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Beachgoers in the Buff Better Behave

June 29, 2007

By Judy Keen

Some visitors spoiling it for those patrons who just want an all-over tan

MAZOMANIE, Wis. — It’s a warm weekday afternoon at Mazo Beach. The sky is cloudless, the Wisconsin River sparkles, and every sunbather on the white sand is nude.

For about 50 years, this secluded beach in a state wildlife area has attracted people who prefer to catch the sun’s rays on every part of their bodies. The tradition has withstood protests by a local church, unsuccessful attempts to change state laws that don’t prohibit public nudity and objections from some of Mazomanie’s (pronounced may-zoh-MAY-nee) 1,485 residents.

This summer, the Wisconsin Department of Natural Resources (DNR) is increasing patrols and taking other steps to curtail sex and illegal drug use at the beach. Two stands of willow trees at the edges of the beach were cut down to stop people from using them to shield illicit activities. Nearby woods have been made off limits. The fine for entering the closed area is $160.80.

Since Memorial Day, 10 people have been charged with public sex and three were charged with drug possession, says Jeremy Plautz, a DNR warden supervisor who patrols the beach several times a week. A ranger also visits regularly.

‘This place polices itself’

Plautz says some of the problems are caused by websites that call Mazo Beach a destination for open-air sex. Daniel Ruland, 27, who grew up in Mazomanie, agrees. “The nude beach used to be for normal people,” he says. “It was very much accepted. Then along came the Internet, and with the Internet, along came the perverts and sexual predators.”

Ruland, a former Marine who recently returned home after two tours in Iraq, says, “It’s better just to pretend it’s not even there.”

Mazo Beach regulars disagree. “I think a lot of this is blown out of proportion,” says Steve Schmitt, who lives in the Green Bay area and has been coming to the beach for 15 years. “This place polices itself.”

Michael McGreevy, 66, a retired real estate broker who first visited the beach 18 years ago and often spends afternoons here with friends, says they alert rangers when they see banned behavior.

“We seldom saw it,” he says. “The mainstream people are not affected” by tougher enforcement.

He and his beach friends, McGreevy says, do charitable work and are like “a family, a fraternity.” Those who believe there’s something ominous going on, he says, should “try it and get a life.”

There are dozens of well-known nude beaches such as Mazo Beach and hundreds of smaller, unmanaged ones across the country, says Bob Morton, executive director of the Naturist Action Committee, the political arm of the 27,000-member Naturist Society. The organization has a lobbyist in Wisconsin and fights bills in other states that would make public nudity a crime.

“It’s an American tradition to go down to the river or the lake and go skinny-dipping,” Morton says, “but there are always fights going on.”

In Santa Barbara County, Calif., he says, naturists are trying to overturn a nudity ban at Bates Beach. In Austin, some patrons of Hippie Hollow want to end a ban on anyone under 18 at the decades-old nude beach. “We really don’t have a lot of problems,” says Hippie Hollow manager Dan Perry, but there are occasional complaints about public sex.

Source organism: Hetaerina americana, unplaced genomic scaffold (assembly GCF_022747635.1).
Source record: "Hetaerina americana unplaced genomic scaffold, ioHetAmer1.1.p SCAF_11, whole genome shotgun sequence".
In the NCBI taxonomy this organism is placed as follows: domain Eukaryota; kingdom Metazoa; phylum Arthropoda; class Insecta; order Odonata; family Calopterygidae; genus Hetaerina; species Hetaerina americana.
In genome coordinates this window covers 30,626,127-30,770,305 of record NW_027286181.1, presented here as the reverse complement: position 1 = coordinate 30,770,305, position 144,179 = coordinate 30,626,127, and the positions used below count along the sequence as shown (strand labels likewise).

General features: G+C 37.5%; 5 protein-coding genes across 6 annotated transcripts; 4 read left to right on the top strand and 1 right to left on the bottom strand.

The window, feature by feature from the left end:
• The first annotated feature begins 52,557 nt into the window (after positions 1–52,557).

For some Mazo Beach patrons, being nude is about more than getting an all-over tan. Christopher Cronin, who grew up in the area and works as a nude art model in San Francisco, says the human body is “a sacred, beautiful work of art. … Being ashamed of one’s body is a form of self-hatred.”

Rick Mellentine, 43, a factory worker, plays nude volleyball on the beach on weekends and likes to read and practice juggling here. His nudity isn’t a political statement, he says. “I don’t have to wear anything, so I don’t,” he says.

Nudity restrictions fail

Cars from Illinois, Minnesota and Iowa are alongside Wisconsin vehicles in Mazo Beach’s parking lot one recent afternoon. It’s a 1-mile walk from the lot to the beach. A road that allowed visitors to drive all the way to the beach was closed in 2000 to end cruising for sexual activity, Plautz says.

In 1999, the Wisconsin Legislature considered closing Mazo Beach from April to September. The measure did not pass. The same year, an attempt to ban public nudity at all DNR recreation areas also failed. In 2003, legislation that would have created fines for anyone nude on public land also failed. Under state law, anyone who “publicly and indecently exposes” themselves is guilty of a misdemeanor, but the statute doesn’t define “publicly” or “indecently.”

Ralph Ovadal, pastor of Pilgrims Covenant Church in nearby Monroe, organized a blockade of the road, protests at the Mazo Beach parking lot and a petition drive beginning in 1998. He and his parishioners haven’t been at the beach for a couple of years, he says, and probably won’t protest here this summer.

“We gave it all we had,” Ovadal says, “but we’re going to step back for a while. … The local people are just beside themselves.”

Not Richard Rahn, 75, who runs an antique coin and jewelry shop in Mazomanie. “They don’t bother me any,” he says. “As long as they don’t run around naked on my front lawn, I couldn’t care less.” (c) Copyright 2005 USA TODAY, a division of Gannett Co. Inc. <>




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